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By André Voshart

George W. Bush was sworn in for a second term Thursday, extending his reign as the 43rd President of the United States of America by four years.

Protesters (as inescapable as death and taxes at any Bush function) clamoured at Capitol Hill to oppose the $40-million spectacle.

The news machine leading up to the November election preached over a bitterly divided country.From online blogs to daily newspapers, liberals were claiming they would be out if Bush got in. After the 2004 election, the Citizenship and Immigration Canada website witnessed a surge in hits. But now the hits are back to normal, according to spokesperson Maria Iadinardi.So was it just a lot of talk and hype? Are liberals still packing up and heading to America Jr.?

“There is actually movement of American professionals moving northwards,” says Ryerson history professor Arne Kislenko, a former senior immigration officer. “There are historical precedents; there is anecdotal evidence.I think they see their country going through a huge ideological divide.”

Kislenko tells of Julian Madison, a professor and friend at Southern Connecticut State University. Madison knows a lot about Canada and feels that the U.S. is a difficult place to live as an African-American. “Nobody looks at you in Toronto,” Kislenko says, explaining that Canada has not adopted the melting pot mentality of its neighbour to the south. “When the Bush admi-nistration came into power [Madison] feared some of the rhetoric.”

Kislenko explains that Bush sees a version of the world that is black and white, while men like Madison have spent their lives studying the complexity of race relations in the U.S. Kislenko is convinced that it’s only a matter of time before American academics start moving north. He says he is not surprised the “blue” states (those that voted for Democratic candidate John Kerry) have the highest concentration of universities compared the “red” Republican states.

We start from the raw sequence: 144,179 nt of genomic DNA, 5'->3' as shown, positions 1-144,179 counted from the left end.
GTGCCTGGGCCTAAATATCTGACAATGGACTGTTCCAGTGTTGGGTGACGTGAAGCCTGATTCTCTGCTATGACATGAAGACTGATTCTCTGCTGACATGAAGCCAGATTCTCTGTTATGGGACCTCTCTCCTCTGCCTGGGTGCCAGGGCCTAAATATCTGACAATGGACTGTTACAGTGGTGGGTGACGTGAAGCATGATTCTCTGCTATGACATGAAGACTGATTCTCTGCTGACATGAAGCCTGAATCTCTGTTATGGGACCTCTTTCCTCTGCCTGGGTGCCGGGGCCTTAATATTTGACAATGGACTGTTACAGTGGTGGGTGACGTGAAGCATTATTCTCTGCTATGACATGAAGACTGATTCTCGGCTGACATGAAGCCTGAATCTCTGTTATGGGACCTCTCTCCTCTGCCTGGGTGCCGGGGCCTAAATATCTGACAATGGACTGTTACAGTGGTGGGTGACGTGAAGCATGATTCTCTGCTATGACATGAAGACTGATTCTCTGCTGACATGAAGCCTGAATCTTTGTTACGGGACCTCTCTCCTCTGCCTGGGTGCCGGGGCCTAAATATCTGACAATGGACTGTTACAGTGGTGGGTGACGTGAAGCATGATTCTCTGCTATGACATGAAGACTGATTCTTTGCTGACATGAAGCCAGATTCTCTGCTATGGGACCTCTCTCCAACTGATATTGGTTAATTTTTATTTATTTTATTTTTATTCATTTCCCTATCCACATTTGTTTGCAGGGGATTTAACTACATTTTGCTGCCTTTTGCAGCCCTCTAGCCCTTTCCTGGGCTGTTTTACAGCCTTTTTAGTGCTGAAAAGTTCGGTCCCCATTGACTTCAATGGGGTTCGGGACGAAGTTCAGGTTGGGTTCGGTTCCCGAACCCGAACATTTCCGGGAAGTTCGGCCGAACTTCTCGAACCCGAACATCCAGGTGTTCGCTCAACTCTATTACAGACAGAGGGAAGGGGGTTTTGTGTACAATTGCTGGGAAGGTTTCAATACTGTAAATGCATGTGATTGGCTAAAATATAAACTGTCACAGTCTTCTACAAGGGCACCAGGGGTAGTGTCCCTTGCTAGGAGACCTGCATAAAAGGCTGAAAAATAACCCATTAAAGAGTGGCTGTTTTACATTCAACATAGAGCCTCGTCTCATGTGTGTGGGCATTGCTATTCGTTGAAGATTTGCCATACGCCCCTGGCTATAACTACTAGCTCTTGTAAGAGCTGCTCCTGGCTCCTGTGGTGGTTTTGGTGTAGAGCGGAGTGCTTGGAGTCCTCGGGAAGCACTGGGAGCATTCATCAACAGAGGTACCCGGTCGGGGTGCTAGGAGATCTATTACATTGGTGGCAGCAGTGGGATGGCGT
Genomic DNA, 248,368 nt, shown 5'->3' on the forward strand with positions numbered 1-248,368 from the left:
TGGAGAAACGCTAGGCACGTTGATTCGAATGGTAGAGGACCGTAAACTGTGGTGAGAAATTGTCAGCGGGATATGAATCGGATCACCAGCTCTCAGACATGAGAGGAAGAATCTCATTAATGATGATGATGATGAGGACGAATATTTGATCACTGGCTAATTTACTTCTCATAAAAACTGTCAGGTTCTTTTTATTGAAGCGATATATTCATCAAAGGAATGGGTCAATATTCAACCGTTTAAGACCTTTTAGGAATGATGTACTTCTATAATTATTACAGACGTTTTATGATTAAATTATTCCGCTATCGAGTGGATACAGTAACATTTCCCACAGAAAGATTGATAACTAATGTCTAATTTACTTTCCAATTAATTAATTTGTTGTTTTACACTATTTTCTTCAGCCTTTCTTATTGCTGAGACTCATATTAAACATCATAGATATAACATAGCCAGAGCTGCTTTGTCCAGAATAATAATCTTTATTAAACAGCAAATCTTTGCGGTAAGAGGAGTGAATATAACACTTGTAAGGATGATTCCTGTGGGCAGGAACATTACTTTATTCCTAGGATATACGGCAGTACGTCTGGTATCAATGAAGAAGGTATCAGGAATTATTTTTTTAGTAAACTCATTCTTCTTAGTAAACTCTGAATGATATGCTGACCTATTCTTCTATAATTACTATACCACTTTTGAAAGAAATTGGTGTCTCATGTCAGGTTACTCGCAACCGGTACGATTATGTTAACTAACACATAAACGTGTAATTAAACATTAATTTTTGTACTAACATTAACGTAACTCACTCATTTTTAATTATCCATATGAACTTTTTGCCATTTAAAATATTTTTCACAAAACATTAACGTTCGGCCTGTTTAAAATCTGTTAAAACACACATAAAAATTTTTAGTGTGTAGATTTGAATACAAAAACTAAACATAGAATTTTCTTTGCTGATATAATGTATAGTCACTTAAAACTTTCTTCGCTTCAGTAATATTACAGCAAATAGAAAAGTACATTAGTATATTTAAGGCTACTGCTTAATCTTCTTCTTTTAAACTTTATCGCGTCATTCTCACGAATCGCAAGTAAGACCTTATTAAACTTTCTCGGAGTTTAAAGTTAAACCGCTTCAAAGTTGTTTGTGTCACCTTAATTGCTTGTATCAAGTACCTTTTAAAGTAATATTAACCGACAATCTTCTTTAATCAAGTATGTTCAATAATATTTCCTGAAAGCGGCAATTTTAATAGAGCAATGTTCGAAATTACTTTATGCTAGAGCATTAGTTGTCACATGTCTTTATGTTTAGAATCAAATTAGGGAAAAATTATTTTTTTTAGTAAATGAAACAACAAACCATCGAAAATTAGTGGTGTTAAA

Brian Christinakis, 28, a journalist in Springfield, Va., is seriously considering leaving the country he’s called home all his life. “The reason I would consider–and have already–leaving the U.S. stems from the increasing right-leaning tendency of the nation at large,” he says. “A nation that has been scared out of its senses by its fearless leader’ is now willing to follow anyone and do anything he says.” Before the 2004 election, the mock dating service website was created. Christinakis posted his bio on the page. He says he isn’t joking around, though he understands the website is satirical.

“I was surprised to find out that some of the persons participating on the site were actually serious in their wish to marry a Canadian,” he says. “This . . . led me to post an ad myself.”

Ryerson history professor David MacKenzie says “it’s not uncommon in wartime” for Americans to find themselves out of step with the direction their country is taking.